This post was originally published on this site

Update: This is not about a specific vulnerability, but a series of vulnerabilities due to trusting the use of a sanitizing function in a situation where it should not be used.

WordPress has a number of data sanitizing functions. esc_sql is one of them and it is frequently used, when used the way it was intended it performs perfectly. Unfortunately some of us developers assumed that esc_sql was magic and would sanitize anything related to SQL queries.

Fortunately the codex has been updated to make it more obvious.

Here is a screenshot of the previous codex page taken from the Internet Archive Wayback Machine


Here is the most recent version:


The function was designed to sanitize user data that is used within query strings of SQL statements. It basically escapes quotes in the string so user input cannot break out of the string.

So the string:

username'; DROP TABLES wp_users;


username'; DROP TABLES wp_users;

which makes for a terrible username, but SQL doesn’t execute the command: DROP TABLES wp_users;


When the esc_sql function is used to sanitize data that is not inside quoted strings, it’s pretty much useless. Many developers (myself included) used and overlooked it’s use in this fashion. We look at the function name and assume that it is fine for sanitizing any data that is used in a SQL string.  $wpdb->prepare should be used in almost every case unless it’s just not possible to do so.

Here is an excerpt from the Pods advisory that I helped with that shows the input and how it ends up getting passed to SQL even though esc_sql() was called on it.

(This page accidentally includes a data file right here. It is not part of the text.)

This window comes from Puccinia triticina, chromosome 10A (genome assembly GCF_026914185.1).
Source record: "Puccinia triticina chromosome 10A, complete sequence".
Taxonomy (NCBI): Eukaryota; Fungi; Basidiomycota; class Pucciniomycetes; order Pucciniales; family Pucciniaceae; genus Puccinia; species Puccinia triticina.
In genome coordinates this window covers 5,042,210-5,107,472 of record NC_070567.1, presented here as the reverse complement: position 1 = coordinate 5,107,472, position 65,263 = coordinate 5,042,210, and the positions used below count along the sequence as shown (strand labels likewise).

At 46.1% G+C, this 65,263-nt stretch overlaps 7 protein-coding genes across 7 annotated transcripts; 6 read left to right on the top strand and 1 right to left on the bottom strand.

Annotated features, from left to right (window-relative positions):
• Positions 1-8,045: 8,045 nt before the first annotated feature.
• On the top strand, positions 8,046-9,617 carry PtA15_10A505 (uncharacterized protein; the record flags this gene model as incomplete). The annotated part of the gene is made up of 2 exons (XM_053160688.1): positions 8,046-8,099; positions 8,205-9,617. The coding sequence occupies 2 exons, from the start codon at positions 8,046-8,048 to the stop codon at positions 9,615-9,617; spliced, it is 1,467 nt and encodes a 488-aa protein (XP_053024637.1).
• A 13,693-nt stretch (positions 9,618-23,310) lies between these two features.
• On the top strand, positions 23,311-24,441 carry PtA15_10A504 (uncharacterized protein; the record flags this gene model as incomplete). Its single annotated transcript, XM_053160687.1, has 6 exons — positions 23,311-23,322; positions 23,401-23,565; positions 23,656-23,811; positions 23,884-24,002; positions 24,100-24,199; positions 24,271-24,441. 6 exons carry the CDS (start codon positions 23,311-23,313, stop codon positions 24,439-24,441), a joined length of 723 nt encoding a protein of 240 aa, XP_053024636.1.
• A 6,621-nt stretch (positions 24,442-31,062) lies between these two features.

For other examples of how this has been mis-used, check the advisory links below.

In almost all of the cases reported so far, this specific SQL Injection Attack is secured behind the admin interface because the orderby SQL command is used to sort list of things in those places and the admin page trusts the user enough to do no harm.

As always, an administrator should not click links from untrusted sources (or even trusted people). Use an account with the highest credentials as little as possible, you should be posting as a user with lower privileges, and only login as the highest level account when you need to do actual administrator type things.

First Contact

As far as I can tell Ryan Dewhurst of Dewhurst Security and the WPScan Team was the first to discover and document this. Since then numerous people have detected and reported other issues. At this time I have not heard of any of these vulnerabilities being used in the wild.

Plugins with known (and fixed) esc_sql issues

I’d like to keep this list up to date, I’ll add to it as I hear about more issues or send me a message @Pritect

Props to all of the developers for taking these issues seriously and getting fixes out asap. It’s easy to blow the severity of these issues out of proportion, so let’s try not to let it get out of hand.

The post esc_sql Doh! WordPress SQL Injection Vulnerability appeared first on Pritect Network.

The post esc_sql Doh! WordPress SQL Injection Vulnerability appeared first on WP Security Bloggers.

Share This